Arrest, Arbitrary, During the Civil War
ARREST, ARBITRARY, DURING THE CIVIL WAR
ARREST, ARBITRARY, DURING THE CIVIL WAR. Freedom from arbitrary arrest, guaranteed in the writ of habeas corpus, has long been a centerpiece of American civil liberties. During the Civil War, however, President Abraham Lincoln suspended habeas corpus and arrested antiwar protesters to suppress dissent. Under presidential orders, the federal government required residents to carry passports, organized a secret service, and cooperated with local police to apprehend suspects. The government also circumvented the civil liberties of political prisoners. Although federal officials usually detained suspects for only short periods, they did so without any regular hearings.
Furthermore, the federal government sometimes used military commissions to try civilians for their crimes. Although the Supreme Court did not question the power of such commissions during the war, their use outside the war zone for the trial of civilians was declared unconstitutional after the war. High-ranking politicians were not immune from conviction; federal agents imprisoned several prominent politicians, including the mayors of Baltimore and Washington, D.C., Congressman Henry May, and former Kentucky governor Charles S. Morehead, as well as many Northern newspaper editors. Historians do not know exactly how many people the government arrested for antiwar protests during the Civil War, although estimates vary from just over 13,000 to as many as 38,000. Chief Justice Roger B. Taney and other jurists questioned Lincoln's actions and held that only Congress could suspend habeas corpus. The president, however, defended his position in a series of open letters and continued to arrest antiwar protesters, even after 3 March 1863, when federal lawmakers required the government to release or subject political prisoners to regular judicial procedure.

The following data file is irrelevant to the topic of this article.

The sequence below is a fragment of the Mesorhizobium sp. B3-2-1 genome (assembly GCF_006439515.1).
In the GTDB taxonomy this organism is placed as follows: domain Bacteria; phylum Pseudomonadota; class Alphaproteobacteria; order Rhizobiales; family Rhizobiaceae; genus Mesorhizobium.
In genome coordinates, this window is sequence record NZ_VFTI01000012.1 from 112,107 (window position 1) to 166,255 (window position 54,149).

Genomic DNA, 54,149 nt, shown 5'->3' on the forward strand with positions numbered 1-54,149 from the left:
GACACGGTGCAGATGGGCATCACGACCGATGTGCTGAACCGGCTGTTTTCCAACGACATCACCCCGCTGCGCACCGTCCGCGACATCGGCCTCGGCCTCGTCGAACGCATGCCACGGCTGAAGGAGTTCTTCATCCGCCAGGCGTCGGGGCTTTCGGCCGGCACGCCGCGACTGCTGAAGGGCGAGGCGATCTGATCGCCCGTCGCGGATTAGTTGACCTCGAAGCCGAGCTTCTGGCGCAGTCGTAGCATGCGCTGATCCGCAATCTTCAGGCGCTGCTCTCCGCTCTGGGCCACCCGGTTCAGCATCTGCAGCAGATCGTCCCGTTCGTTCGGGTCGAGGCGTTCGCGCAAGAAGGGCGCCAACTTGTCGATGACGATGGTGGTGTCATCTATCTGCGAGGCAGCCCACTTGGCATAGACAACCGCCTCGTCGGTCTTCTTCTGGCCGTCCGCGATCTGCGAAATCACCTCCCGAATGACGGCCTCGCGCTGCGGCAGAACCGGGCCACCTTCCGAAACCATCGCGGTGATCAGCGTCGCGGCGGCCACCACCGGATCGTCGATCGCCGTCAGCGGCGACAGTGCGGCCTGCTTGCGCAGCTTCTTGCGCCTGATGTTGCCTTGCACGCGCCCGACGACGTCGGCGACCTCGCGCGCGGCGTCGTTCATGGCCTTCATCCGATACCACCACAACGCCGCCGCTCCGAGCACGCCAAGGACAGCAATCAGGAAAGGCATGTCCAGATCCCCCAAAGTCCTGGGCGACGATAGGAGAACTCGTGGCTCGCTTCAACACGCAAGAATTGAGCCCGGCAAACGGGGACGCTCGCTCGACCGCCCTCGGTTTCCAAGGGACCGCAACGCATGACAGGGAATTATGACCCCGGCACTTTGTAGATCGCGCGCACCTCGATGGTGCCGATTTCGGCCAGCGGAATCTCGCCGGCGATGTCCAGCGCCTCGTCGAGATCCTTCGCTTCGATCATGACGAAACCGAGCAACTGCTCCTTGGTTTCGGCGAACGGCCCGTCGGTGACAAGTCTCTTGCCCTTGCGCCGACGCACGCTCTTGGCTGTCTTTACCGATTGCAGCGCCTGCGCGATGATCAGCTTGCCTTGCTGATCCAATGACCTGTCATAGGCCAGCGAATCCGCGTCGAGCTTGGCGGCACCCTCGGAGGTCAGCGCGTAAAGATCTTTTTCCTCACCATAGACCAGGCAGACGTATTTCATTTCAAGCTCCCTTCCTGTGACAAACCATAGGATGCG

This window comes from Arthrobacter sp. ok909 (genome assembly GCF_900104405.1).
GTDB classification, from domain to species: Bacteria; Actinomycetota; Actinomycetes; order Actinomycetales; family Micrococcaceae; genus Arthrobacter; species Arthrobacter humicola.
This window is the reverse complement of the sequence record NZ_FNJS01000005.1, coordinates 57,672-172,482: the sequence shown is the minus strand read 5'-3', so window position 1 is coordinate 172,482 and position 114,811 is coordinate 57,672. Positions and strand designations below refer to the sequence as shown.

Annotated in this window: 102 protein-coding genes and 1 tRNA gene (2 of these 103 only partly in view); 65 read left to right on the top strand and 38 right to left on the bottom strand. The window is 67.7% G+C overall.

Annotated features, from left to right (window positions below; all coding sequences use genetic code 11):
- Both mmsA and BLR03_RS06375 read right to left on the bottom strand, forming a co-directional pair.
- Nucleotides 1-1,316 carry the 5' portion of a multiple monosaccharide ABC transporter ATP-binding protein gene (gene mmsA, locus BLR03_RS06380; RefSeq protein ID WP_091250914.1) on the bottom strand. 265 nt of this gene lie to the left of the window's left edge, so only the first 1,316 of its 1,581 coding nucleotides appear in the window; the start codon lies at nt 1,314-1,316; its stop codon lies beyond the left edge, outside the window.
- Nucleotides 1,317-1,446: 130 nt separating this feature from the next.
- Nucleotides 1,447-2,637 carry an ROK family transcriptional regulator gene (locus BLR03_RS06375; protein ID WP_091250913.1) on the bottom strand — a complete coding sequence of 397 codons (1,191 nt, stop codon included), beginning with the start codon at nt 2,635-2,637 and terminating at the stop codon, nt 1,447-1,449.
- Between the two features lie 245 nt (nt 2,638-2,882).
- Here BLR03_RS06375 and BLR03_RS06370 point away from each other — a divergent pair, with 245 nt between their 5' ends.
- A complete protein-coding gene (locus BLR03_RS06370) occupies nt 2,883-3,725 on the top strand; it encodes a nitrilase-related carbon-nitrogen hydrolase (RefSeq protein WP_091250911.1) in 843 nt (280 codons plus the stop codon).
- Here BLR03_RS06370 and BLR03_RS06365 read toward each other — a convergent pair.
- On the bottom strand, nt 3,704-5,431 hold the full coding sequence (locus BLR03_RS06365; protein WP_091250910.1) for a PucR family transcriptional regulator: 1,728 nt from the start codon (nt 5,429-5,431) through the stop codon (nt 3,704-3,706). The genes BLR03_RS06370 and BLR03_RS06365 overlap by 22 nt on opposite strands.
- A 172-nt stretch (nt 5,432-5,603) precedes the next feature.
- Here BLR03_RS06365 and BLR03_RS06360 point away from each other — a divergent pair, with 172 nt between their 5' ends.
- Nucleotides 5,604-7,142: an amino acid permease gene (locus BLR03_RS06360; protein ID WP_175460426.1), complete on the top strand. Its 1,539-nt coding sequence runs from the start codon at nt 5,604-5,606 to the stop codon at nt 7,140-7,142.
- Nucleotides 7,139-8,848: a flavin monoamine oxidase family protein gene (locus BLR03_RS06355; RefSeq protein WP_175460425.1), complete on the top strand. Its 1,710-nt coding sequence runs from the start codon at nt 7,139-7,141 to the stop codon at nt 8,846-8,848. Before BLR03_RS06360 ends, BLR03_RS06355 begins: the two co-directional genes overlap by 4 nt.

The Confederacy likewise made summary arrests to suppress disloyalty. The Confederacy's success was small, however, not only because political prisoners became popular martyrs but also because numerous champions of states' rights resisted Confederate policy.
Duker, William F. A Constitutional History of Habeas Corpus. Westport, Conn.: Greenwood Press, 1980.